veloped until it has assumed the high intellectual pleasure of roaming through God's great creation, and of confirming the ancient writer's conclusion—"Lo, there is no end to it!"
Of all these things Jack Hampson had never heard a word. Perhaps he had occasionally listened to a few joking remarks Fig. 6.—Scale of Gudgeon. about Darwin and our "being descended from monkeys" at his father's dinner-table. But his father (who was anything but a wealthy man these hard agricultural times, although he farmed his own estate) had not much time for considering the discoveries of modern science. Their echoes faintly reached him occasionally, but never touched him seriously. Not only were the times bad, but his family was large, and it was not without a stretch that Jack was sent to Mugby School, rather more than twenty miles off. His brother (Jack's uncle) was better off, because he had no family; and the uncle also had more leisure, and, what is more, was really a man of a literary and scientific turn of mind.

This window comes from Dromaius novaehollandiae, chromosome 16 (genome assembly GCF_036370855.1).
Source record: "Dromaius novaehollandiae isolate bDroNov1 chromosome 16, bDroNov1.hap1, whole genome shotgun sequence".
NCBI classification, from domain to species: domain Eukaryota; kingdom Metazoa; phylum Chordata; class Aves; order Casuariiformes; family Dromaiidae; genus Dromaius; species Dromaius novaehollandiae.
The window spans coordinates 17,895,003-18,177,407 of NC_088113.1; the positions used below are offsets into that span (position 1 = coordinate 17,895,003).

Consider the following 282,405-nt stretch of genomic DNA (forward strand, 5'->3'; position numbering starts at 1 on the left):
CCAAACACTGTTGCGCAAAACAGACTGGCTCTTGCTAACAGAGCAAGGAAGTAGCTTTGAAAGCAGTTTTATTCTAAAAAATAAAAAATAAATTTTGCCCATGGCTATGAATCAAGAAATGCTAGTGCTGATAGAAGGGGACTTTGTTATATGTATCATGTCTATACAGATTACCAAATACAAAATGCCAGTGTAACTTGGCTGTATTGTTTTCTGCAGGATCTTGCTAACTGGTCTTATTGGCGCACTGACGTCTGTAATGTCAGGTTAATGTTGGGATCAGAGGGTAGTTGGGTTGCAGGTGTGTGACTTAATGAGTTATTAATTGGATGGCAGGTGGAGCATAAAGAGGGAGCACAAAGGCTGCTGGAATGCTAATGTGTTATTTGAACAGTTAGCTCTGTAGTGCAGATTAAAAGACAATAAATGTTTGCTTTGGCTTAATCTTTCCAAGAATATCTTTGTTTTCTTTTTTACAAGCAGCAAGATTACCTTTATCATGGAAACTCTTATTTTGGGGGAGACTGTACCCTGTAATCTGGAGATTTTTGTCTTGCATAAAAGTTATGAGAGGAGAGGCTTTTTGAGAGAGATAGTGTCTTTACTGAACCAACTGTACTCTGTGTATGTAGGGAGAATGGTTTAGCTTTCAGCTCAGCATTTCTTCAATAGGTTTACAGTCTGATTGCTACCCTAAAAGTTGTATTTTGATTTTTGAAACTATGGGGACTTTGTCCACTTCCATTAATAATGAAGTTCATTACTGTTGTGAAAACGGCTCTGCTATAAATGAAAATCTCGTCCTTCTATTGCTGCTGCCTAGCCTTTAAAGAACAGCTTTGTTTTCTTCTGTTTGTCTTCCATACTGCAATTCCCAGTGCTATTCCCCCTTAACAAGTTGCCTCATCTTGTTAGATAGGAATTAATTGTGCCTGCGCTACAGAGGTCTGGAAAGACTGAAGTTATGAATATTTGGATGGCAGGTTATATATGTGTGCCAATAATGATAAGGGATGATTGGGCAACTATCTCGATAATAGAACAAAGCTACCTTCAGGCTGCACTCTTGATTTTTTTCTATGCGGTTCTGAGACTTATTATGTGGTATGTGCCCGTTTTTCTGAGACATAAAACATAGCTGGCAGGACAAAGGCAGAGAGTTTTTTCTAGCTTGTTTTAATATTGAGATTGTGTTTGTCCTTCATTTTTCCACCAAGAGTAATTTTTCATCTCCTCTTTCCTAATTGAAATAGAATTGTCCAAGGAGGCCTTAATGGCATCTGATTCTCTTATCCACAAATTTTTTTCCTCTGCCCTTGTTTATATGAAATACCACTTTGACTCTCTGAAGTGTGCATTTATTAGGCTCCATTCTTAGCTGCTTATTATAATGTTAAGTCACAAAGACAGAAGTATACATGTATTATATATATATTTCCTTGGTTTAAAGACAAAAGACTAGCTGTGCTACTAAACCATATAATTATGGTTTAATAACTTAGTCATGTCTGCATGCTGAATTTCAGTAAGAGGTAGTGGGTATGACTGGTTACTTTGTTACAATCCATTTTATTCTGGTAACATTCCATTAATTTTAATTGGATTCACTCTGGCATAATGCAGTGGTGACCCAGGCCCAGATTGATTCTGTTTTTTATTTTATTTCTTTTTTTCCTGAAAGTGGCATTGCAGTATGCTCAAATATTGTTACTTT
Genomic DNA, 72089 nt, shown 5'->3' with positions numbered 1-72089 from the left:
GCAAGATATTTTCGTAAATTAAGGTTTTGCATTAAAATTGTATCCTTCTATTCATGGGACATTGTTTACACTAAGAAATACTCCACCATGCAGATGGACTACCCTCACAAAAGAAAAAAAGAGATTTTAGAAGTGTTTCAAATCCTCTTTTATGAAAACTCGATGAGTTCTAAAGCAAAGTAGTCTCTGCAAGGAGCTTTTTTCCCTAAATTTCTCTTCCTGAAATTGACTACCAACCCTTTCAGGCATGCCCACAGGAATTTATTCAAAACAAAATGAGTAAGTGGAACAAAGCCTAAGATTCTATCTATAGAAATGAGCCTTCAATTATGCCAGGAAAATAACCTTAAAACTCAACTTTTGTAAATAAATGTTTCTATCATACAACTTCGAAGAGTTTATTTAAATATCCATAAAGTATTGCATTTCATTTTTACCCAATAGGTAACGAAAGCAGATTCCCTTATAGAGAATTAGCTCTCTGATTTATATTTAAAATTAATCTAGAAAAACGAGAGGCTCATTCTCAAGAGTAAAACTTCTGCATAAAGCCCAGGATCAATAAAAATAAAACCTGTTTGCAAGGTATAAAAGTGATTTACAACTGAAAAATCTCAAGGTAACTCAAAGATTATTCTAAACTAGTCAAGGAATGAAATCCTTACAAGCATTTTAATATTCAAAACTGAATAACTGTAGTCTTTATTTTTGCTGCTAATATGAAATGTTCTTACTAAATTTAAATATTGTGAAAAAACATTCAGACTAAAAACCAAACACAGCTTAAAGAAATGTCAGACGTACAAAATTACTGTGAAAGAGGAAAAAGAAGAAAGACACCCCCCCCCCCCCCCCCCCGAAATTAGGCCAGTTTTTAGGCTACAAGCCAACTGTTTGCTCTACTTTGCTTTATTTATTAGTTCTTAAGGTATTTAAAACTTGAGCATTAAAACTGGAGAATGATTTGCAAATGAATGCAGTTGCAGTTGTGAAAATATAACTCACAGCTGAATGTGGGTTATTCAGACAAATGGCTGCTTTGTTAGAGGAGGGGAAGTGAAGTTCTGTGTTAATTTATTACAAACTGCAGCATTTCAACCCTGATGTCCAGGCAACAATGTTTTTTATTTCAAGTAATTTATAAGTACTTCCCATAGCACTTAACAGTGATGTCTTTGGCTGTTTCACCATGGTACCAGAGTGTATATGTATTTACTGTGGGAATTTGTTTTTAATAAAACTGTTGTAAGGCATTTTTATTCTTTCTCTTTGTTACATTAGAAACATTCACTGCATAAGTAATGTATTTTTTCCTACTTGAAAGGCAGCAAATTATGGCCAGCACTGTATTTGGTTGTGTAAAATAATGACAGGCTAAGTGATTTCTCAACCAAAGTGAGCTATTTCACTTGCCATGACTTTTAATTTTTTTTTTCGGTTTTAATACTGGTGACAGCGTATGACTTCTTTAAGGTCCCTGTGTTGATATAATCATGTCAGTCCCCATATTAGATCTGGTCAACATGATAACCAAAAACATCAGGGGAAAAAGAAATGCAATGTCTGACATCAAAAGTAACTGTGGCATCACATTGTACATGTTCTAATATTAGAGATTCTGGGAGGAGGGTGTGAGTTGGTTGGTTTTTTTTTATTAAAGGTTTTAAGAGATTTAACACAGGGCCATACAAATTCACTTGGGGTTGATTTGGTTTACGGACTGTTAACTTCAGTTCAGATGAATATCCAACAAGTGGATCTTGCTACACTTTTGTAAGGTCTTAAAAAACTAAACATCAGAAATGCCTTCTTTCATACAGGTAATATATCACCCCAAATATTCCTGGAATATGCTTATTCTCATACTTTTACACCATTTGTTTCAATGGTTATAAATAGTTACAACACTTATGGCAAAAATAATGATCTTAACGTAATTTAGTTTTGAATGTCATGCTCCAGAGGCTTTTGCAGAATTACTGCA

All school-boys make friends at school. Nobody has ever analyzed Fig. 7.—Scale or Bream. the process of friend-making among boys. It is as mysterious as genuine love-making. Friendships—at least, boys' friendships—are also made "at first sight." Live in a public school a few years, and you will find it out. You might just as well tell a boy to make friends with a certain other boy, as order him to make love a few years later with your female selection. And yet what issues of life depend on those boyish friendships made at school! They are often more durable than marriages. They survive success, disaster, and disease. Not unfrequently, they are prolonged to the second and third generation. If there